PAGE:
[HOT] Buildings and HOT's reputation in OSM
pedrito1414 at googlemail.com
Wed Dec 13 00:06:40 UTC 2017
Apologies for going back to an earlier point, but i think yes there are
examples. The OSM Bangladesh crew, while not without original, local
catalysts, had a resurgence after a HOT project with MSF. While the project
was very successful (and has had impact in terms of medical care in
deprived areas of Dhaka), the really remarkable thing has been what has
happened since, on a local and international scale. The passion of those
individuals, some of whom had their first OSM experiences through HOT has
led to collaborations with local communities, NGOs, businesses (who now
employ OSM mappers), and conversations with local and national government
departments. If anyone can talk to this question it is them.
Plus, on the subject of WAMM, OSM data is now being used in a Ministry of
Health hospital in Sierra Leone to improve surveillance and public health
systems in the area. This is a local, institutional use case.... I have no
idea if any of those mappers have gone on to enrich the map in other ways
from there, but this is a big deal for local health infrastructure.
Do we ask enough and learn enough from those involved in these examples?
Probably not. But, good collaborations are happening. And, I think the
microgrants programme is great. There will be some successes and,
inevitably, some failures in the long term and we should not be complacent
that they are a golden bullet, but I think overall this is a good HOT
I really appreciate this conversation and, personally, think it is a
discussion that needs to be had... I'm glad it's resurfaced.
Ps. Sorry if the email is a bit rambling (it's late and I'm tired)!
On 12 Dec 2017 00:43, "john whelan" <jwhelan0112 at gmail.com> wrote:
I accept what you say Ralph but the motorcycle project is being run by an
conventional European or North American NGO. It's organised mapping.
>The result will be a dedicated group in each country that will continue
the work, train more local people and expand the mapping community.
So is there a way to get this message across? Are there examples where
after training they have enriched the map without being directed what to
We've come a long way with the projects and maperthons simplifying and
standardizing improving the training material, and giving feedback so the
standard of mapping for new mappers is considerably higher than it has been
in the past.
The other part is are the locals trusting the map enough to use it for
local government type work?
On 11 December 2017 at 19:31, <ralph.aytoun at ntlworld.com> wrote:
> I am not sure what you are trying to say, but to help you understand
> “Microgrants” I can explain some of them to you.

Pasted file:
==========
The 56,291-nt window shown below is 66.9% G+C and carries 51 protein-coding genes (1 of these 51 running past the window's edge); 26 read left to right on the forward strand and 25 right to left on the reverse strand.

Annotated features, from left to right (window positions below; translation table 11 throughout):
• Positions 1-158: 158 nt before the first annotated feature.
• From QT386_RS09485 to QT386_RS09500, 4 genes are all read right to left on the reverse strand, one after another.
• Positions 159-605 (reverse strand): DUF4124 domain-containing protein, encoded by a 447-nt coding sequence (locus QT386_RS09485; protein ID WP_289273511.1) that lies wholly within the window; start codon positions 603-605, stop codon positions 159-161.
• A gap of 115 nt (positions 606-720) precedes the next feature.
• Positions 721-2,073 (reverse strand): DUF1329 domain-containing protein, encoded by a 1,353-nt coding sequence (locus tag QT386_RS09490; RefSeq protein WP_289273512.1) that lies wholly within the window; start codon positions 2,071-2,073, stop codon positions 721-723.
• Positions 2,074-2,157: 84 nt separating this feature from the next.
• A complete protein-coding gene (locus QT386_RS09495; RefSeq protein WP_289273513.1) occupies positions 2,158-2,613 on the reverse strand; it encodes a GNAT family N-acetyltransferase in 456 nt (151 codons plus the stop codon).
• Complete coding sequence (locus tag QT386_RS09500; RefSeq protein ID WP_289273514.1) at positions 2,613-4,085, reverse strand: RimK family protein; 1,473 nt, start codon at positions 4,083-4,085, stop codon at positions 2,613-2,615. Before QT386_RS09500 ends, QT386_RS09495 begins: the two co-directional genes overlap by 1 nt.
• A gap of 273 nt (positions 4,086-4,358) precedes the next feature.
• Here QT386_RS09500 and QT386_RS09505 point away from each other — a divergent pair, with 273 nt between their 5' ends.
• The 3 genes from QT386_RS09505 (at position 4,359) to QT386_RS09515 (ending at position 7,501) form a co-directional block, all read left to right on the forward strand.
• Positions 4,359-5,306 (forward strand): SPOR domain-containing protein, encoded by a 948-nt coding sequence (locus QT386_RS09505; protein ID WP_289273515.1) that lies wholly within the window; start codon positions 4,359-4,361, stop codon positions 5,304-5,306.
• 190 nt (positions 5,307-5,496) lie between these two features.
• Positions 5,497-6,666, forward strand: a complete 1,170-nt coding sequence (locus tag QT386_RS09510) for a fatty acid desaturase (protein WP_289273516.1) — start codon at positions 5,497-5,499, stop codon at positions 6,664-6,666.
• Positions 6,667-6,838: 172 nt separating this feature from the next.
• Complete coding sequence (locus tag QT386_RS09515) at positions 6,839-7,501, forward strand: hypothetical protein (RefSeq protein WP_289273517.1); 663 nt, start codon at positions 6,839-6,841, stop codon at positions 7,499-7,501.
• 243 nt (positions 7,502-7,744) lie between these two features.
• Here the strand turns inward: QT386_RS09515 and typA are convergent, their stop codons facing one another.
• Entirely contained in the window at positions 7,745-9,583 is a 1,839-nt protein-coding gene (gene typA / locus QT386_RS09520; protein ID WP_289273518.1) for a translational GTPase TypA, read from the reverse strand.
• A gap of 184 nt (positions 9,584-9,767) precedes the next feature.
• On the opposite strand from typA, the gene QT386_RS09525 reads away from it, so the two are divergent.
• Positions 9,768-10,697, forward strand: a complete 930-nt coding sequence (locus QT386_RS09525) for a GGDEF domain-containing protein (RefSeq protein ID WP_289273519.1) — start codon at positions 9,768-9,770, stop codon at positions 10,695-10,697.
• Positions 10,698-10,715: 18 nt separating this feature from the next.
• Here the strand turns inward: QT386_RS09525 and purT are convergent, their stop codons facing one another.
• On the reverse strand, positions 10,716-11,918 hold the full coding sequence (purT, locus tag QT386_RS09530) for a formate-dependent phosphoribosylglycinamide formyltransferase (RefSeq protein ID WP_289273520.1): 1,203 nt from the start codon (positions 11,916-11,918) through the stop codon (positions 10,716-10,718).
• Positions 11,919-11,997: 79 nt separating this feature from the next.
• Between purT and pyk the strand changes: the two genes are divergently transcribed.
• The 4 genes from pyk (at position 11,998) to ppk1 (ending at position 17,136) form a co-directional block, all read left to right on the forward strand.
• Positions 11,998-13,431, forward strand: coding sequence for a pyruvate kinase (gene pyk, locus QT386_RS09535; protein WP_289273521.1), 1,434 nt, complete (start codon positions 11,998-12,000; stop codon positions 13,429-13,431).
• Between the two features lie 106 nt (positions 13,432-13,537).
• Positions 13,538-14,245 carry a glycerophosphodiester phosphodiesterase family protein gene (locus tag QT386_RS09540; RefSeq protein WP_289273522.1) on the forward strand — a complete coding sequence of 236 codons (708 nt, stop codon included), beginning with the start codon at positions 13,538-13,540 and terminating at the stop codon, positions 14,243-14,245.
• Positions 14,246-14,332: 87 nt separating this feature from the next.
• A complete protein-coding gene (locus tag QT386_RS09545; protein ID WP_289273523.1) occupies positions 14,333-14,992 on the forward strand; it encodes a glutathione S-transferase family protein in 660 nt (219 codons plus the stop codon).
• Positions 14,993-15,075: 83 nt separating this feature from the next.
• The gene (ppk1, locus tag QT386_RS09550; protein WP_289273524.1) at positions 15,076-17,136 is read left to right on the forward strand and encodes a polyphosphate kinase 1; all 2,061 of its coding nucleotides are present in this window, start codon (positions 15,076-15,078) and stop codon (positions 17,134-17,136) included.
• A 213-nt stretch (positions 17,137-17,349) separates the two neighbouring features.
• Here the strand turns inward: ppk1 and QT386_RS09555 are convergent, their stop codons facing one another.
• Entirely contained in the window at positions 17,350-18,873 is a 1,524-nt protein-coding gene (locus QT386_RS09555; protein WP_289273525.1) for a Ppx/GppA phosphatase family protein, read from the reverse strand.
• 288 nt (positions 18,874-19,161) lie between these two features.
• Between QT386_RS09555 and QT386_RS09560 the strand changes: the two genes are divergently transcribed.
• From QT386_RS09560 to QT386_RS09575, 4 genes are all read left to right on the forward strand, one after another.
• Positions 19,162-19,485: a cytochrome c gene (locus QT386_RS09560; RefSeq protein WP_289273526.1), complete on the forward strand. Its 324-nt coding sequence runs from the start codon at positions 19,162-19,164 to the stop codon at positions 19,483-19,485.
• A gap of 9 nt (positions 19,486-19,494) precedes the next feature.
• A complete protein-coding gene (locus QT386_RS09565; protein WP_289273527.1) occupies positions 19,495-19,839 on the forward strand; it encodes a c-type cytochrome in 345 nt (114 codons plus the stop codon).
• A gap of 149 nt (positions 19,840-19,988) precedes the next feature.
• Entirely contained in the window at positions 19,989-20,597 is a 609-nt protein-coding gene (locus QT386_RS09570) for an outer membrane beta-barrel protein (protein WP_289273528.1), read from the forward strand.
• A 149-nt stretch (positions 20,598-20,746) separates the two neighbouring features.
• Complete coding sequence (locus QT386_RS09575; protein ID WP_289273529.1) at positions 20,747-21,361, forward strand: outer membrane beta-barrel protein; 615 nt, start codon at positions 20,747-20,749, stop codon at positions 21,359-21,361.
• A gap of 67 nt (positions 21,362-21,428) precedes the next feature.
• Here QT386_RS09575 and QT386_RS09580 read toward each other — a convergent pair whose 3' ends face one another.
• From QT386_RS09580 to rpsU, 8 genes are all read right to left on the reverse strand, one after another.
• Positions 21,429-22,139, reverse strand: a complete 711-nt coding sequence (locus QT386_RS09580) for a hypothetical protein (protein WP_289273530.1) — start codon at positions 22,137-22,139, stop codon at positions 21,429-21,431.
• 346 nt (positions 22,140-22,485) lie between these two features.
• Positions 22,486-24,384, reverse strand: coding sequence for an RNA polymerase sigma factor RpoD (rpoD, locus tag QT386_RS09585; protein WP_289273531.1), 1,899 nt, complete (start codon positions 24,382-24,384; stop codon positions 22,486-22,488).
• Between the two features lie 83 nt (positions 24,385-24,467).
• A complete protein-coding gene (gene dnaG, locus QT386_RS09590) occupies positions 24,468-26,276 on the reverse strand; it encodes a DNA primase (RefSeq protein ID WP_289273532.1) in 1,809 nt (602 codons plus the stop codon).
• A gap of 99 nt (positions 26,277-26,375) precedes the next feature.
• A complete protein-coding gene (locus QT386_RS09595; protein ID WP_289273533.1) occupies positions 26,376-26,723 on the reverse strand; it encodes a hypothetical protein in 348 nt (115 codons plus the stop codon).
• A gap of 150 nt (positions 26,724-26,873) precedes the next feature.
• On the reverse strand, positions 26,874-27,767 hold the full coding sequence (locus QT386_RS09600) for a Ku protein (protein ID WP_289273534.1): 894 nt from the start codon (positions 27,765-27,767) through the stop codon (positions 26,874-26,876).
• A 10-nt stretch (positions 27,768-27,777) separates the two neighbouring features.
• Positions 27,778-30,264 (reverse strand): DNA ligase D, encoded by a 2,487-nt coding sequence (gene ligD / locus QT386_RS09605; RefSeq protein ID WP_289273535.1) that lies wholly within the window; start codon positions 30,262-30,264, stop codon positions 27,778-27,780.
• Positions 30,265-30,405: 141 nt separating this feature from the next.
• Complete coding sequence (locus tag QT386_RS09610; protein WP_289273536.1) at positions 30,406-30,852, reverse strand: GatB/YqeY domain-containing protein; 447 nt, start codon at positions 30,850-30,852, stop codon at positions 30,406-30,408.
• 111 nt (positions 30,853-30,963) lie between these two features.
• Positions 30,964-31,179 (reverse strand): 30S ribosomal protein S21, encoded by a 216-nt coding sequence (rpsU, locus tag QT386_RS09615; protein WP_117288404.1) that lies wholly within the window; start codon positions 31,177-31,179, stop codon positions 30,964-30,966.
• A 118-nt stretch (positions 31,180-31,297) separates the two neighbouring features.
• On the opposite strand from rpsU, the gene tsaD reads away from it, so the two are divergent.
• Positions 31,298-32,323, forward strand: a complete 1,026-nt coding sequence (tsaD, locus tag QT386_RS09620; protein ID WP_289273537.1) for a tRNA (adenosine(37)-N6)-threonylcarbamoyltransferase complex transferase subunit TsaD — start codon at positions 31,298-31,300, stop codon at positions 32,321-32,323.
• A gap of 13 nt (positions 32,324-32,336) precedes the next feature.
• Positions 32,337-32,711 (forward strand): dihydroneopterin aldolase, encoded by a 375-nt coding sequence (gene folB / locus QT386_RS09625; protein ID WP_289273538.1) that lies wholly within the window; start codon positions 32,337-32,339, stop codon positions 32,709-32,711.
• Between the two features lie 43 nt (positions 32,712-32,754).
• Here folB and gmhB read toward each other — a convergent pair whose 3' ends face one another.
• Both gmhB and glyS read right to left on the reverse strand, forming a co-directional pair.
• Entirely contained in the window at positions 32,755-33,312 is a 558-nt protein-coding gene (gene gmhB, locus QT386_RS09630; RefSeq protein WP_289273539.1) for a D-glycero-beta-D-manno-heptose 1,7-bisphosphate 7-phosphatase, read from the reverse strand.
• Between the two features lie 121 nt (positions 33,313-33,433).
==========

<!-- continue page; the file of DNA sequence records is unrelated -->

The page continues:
> I am helping the WAMM (West African Motorbike Mappers) who are in Sierra
> Leone. The lead for this was Ivan Gayton from Medicins sans Frontieres and
> Rupert Alan (A regular attendee at The London Missing Maps Mapathons).
> They have supplied equipment and are training local people to travel
> around Sierra Leone (at present they are working their way through the
> Eastern Province and they have completed Kailahun District and almost
> completed Kenema District) visiting every town, village, hamlet and
> isolated dwellings taking gps readings to supply coordinates for the names
> of each of these places, with data such as the presence of a water pump,
> local market and health facilities. They download this information onto a
> spreadsheet and I have been checking their work and adding these names and
> data to OSM. This field work is continuing with local people even though
> Rupert has moved on to Uganda https://africamotorcyclemappin
> refugee-settlements-uganda/ and Ivan is in Tanzania with Rumani Huria.
> Another that I have been involved in is Janet Chapman (also an attendee at
> the London Missing Maps Mapathons) with Crowd2Map in Tanzania where she
> is training the local people to draw the maps themselves and add more
> information and detail with local knowledge. Along with the help of the
> Crowdsource community they have done an amazing job of helping to add to
> the basic infrastructure of Northern Tanzania
> These projects have gained a foothold in very poor areas where technology
> is nowhere near as advanced as you are used to, they have started the
> process and they are quite keen to keep the momentum going. The result will
> be a dedicated group in each country that will continue the work, train
> more local people and expand the mapping community. Even Katmandu Living
> Labs was a small group in the beginning.
> And for your information Rebecca Firth is another one who attended the
> London Missing Maps Mapathons. So Mapathons are a valuable way of finding
> people who are prepared to get more involved and actively improve OSM
> locally and elsewhere and not just about bad mappers. It is well worth the
> effort even though many attendees do not return or even continue mapping.
> Sent from Mail <https://go.microsoft.com/fwlink/?LinkId=550986> for
> Windows 10
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